Some of the most common perennial broadleaf weeds in Missouri lawns include bindweed, chicory, creeping bellflower, dandelion, ground ivy, mouseear chickweed, plantain, thistle, violets, and white clover. They differ from annual weeds in that they continue to grow year after year and once established, they are not affected by preemergent herbicides.
NOTE: See separate sheets for more information on controlling violets, yellow nutsedge, or wild garlic and onions.
Integrated Pest Management Strategies
1. Hand dig or spot treat. If only a few weeds are present, hand dig the weeds with a forked tool to cut the root off well below ground level. You can also spot treat using glyphosate (Roundup, Kleenup) or the chemicals listed below. Since glyphosate (Roundup, Kleenup) is NOT selective, it will also kill any grass you get it on so apply very carefully. This method works best with weeds such as thistle or large plantain plants. The herbicide can also be brushed on individual weeds, avoiding the grass. NOTE: 2,4-D products listed below used according to label directions will not damage grass caught in the overspray.
2. Use chemical herbicides. When problem areas are too large for spot treating, hose-end products are the easiest for homeowners to use. Garden centers and hardware stores carry many different brands that contain various combinations of 2,4- D, MCPA, MCPP, and dicamba, weed killers that control broadleaf weeds. First establish the identity of the weeds, then check product labels to determine which herbicide best controls the weeds you have. Then, be sure and follow label directions. Some weeds may require more than one application. Perennial weeds are best killed when they are actively growing, which is usually in spring and fall. Herbicides applied in the summer are usually less effective.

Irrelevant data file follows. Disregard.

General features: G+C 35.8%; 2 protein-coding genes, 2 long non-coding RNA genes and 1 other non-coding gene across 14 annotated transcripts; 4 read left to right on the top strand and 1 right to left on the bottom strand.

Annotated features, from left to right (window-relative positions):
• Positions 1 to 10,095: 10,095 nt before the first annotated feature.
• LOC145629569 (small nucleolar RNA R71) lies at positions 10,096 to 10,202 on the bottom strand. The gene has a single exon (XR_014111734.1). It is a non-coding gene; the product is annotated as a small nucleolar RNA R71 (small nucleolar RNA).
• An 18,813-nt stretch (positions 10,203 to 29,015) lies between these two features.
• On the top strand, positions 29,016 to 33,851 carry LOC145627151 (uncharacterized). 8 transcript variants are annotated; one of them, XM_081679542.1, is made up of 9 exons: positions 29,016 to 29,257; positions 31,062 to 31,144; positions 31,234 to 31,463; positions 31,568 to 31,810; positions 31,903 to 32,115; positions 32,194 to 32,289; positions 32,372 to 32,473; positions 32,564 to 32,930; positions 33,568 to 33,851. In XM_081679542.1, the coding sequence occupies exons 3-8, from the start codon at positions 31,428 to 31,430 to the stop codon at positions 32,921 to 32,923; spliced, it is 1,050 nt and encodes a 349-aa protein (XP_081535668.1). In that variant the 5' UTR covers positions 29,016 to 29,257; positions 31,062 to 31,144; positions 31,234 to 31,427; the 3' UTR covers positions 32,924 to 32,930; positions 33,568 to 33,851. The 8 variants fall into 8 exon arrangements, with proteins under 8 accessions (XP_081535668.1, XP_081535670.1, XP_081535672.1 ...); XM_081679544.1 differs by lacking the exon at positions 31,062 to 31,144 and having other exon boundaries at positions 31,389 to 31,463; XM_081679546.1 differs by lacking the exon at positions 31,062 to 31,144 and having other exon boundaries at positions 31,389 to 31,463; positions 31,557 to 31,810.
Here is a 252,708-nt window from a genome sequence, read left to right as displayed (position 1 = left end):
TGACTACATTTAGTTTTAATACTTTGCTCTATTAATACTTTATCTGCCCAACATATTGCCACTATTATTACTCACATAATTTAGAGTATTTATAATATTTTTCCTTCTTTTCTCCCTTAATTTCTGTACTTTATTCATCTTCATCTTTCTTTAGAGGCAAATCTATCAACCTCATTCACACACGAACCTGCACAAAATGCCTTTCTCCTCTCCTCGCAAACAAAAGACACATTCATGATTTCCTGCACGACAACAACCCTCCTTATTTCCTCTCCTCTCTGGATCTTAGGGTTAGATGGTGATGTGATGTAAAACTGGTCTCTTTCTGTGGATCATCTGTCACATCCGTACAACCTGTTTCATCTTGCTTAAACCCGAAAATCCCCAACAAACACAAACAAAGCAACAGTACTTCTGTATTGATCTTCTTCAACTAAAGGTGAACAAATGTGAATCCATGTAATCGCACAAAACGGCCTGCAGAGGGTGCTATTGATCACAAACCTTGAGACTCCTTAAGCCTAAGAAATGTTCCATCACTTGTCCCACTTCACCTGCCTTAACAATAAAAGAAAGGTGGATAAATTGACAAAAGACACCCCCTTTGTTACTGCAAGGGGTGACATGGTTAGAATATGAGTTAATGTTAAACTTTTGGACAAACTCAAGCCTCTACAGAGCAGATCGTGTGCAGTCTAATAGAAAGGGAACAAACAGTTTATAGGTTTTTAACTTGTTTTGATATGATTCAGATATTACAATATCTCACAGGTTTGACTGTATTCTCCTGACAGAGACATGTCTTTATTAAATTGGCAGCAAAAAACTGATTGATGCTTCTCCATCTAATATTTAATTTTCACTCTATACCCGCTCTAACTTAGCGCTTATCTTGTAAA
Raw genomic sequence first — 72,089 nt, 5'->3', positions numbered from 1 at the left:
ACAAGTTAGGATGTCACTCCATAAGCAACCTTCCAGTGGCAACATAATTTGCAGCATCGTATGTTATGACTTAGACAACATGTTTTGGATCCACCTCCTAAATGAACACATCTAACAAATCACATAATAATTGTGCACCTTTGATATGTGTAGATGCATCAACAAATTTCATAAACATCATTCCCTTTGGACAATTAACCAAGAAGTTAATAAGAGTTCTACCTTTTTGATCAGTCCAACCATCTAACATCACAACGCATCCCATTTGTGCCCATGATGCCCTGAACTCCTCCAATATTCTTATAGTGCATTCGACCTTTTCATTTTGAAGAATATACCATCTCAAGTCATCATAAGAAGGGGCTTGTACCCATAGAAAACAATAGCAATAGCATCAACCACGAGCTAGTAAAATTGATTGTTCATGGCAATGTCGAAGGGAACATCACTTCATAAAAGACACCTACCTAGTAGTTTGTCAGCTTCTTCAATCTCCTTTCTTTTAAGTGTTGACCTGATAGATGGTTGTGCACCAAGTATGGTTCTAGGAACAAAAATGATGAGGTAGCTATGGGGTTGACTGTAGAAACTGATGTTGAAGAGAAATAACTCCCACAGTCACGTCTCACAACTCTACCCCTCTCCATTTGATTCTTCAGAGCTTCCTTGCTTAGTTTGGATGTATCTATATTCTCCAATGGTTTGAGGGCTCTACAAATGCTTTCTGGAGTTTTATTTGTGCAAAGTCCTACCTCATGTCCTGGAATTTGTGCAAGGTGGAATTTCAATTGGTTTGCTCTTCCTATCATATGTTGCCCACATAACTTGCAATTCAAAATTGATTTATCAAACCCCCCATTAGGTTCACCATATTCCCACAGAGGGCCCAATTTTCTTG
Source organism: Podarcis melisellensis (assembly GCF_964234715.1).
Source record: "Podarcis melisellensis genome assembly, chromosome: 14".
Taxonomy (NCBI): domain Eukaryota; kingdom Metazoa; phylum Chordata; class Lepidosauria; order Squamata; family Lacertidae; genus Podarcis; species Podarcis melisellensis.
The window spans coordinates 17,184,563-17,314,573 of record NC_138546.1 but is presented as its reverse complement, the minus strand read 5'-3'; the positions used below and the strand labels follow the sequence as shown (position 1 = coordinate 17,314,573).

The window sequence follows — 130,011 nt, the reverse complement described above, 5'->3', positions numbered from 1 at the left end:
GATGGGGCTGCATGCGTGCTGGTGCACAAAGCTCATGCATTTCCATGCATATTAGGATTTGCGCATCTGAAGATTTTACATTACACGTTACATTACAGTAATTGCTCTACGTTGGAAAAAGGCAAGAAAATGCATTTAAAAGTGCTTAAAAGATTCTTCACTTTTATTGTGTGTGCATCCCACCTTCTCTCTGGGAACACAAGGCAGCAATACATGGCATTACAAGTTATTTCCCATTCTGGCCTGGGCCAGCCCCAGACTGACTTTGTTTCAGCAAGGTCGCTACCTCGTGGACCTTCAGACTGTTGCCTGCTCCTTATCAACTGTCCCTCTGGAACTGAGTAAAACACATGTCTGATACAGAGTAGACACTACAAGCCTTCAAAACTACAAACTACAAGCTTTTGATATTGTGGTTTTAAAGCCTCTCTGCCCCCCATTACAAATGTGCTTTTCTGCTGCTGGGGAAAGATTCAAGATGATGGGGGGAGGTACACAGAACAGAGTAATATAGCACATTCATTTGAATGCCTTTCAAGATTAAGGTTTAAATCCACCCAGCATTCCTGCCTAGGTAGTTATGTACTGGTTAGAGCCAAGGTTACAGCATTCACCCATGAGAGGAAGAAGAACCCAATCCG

3. Shade out the weeds. Areas of weeds can also be killed by covering the affected areas with black plastic, felt paper, boards, or cardboard until the weeds are dead. This will kill all plants that are shaded, including both desirable and undesirable perennial grasses. This may take several weeks. The killed areas will need to be tilled and reseeded or sodded at a later date.
(The following Weed ID pages linked to with permission of UMass Extension.)
Strategy 3 is a strictly organic approach. Hand digging, as suggested in Strategy 1, is an organic approach.